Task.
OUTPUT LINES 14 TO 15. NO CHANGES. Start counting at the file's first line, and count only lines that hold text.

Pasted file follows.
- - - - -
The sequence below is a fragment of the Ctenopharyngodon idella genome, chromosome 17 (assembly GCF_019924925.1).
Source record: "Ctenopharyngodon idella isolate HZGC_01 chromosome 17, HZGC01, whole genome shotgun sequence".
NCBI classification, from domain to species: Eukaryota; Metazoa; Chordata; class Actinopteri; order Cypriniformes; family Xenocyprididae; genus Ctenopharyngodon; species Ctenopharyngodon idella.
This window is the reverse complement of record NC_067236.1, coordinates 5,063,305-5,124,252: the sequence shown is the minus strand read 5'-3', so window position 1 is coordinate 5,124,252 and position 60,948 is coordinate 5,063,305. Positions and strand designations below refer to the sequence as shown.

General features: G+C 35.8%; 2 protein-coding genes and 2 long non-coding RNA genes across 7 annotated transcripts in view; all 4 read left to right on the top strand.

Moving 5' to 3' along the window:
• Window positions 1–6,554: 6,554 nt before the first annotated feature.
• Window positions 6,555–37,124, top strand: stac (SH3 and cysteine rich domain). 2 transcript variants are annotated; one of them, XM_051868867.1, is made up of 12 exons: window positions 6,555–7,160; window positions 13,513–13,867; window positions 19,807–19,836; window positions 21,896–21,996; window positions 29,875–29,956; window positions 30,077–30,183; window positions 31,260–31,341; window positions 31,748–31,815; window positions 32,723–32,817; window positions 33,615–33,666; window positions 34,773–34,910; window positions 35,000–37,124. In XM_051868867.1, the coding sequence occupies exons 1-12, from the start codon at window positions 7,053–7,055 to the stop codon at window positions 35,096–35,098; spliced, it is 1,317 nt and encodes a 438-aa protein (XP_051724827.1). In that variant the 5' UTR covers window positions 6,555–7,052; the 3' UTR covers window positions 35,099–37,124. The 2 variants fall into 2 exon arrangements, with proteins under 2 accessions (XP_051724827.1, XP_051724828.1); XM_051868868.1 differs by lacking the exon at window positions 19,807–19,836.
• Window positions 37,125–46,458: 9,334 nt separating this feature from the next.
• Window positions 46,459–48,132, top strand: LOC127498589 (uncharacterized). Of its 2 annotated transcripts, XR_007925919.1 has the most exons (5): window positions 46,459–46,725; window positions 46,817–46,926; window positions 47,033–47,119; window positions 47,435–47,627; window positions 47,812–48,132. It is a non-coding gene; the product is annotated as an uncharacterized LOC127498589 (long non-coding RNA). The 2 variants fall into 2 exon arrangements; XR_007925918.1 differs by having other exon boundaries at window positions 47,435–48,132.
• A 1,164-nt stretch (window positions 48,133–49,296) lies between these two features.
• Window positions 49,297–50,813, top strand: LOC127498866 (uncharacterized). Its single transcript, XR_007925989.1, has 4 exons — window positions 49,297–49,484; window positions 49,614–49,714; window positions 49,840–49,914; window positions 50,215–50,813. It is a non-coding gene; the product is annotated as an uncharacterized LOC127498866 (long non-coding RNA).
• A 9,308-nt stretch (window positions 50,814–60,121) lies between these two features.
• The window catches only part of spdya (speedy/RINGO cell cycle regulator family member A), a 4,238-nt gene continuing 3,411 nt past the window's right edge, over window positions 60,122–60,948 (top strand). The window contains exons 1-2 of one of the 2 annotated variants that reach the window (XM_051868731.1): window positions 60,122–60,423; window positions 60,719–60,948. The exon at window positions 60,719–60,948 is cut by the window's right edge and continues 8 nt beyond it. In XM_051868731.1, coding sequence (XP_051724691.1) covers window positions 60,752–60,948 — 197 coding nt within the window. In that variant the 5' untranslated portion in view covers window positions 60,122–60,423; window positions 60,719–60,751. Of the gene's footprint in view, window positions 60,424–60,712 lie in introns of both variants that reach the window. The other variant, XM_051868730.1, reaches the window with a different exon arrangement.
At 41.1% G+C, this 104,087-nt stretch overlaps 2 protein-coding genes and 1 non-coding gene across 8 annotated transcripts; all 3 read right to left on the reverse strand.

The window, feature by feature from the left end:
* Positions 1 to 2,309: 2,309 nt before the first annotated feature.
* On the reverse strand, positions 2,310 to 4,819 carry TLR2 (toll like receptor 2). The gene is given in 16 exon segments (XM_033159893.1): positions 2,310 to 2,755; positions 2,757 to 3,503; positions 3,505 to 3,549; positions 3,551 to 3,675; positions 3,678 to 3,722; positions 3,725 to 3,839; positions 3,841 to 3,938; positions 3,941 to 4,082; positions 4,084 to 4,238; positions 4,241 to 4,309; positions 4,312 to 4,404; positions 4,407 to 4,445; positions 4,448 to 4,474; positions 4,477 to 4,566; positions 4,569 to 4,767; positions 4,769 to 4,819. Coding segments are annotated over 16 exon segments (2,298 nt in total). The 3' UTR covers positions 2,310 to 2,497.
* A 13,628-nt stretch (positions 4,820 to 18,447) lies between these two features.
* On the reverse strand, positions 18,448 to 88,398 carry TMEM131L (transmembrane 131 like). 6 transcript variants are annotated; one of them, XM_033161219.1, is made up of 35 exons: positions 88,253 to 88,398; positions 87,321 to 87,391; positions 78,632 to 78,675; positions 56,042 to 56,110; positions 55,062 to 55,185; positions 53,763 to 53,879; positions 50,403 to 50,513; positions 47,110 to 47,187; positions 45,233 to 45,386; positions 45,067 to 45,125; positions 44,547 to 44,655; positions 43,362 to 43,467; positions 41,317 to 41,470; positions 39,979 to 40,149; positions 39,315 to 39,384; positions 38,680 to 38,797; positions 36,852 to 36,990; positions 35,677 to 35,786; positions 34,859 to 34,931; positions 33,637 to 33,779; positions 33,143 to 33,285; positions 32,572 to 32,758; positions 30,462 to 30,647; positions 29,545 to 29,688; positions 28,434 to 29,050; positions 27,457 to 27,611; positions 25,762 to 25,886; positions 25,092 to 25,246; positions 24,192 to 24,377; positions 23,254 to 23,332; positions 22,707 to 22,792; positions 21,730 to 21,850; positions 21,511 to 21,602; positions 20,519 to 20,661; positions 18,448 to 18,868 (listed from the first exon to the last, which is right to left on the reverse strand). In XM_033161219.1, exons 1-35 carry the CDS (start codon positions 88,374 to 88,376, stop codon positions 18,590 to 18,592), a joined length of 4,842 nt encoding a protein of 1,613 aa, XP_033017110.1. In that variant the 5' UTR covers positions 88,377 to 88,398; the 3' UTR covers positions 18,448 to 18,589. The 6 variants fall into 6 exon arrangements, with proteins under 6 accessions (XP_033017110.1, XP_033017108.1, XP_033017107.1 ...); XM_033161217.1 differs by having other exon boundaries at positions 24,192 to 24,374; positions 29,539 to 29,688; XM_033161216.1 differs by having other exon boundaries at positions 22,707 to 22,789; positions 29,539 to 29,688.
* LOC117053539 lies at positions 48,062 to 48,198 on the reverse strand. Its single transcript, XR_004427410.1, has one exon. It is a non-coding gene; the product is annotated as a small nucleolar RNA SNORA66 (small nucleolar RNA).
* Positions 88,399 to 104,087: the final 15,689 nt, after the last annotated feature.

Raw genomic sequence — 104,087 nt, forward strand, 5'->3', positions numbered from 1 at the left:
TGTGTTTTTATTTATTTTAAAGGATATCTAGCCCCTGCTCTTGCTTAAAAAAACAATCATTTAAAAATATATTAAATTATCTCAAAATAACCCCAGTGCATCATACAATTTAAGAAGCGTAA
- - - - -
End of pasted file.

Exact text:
• The window catches only part of spdya (speedy/RINGO cell cycle regulator family member A), a 4,238-nt gene continuing 3,411 nt past the window's right edge, over window positions 60,122–60,948 (top strand). The window contains exons 1-2 of one of the 2 annotated variants that reach the window (XM_051868731.1): window positions 60,122–60,423; window positions 60,719–60,948. The exon at window positions 60,719–60,948 is cut by the window's right edge and continues 8 nt beyond it. In XM_051868731.1, coding sequence (XP_051724691.1) covers window positions 60,752–60,948 — 197 coding nt within the window. In that variant the 5' untranslated portion in view covers window positions 60,122–60,423; window positions 60,719–60,751. Of the gene's footprint in view, window positions 60,424–60,712 lie in introns of both variants that reach the window. The other variant, XM_051868730.1, reaches the window with a different exon arrangement.
At 41.1% G+C, this 104,087-nt stretch overlaps 2 protein-coding genes and 1 non-coding gene across 8 annotated transcripts; all 3 read right to left on the reverse strand.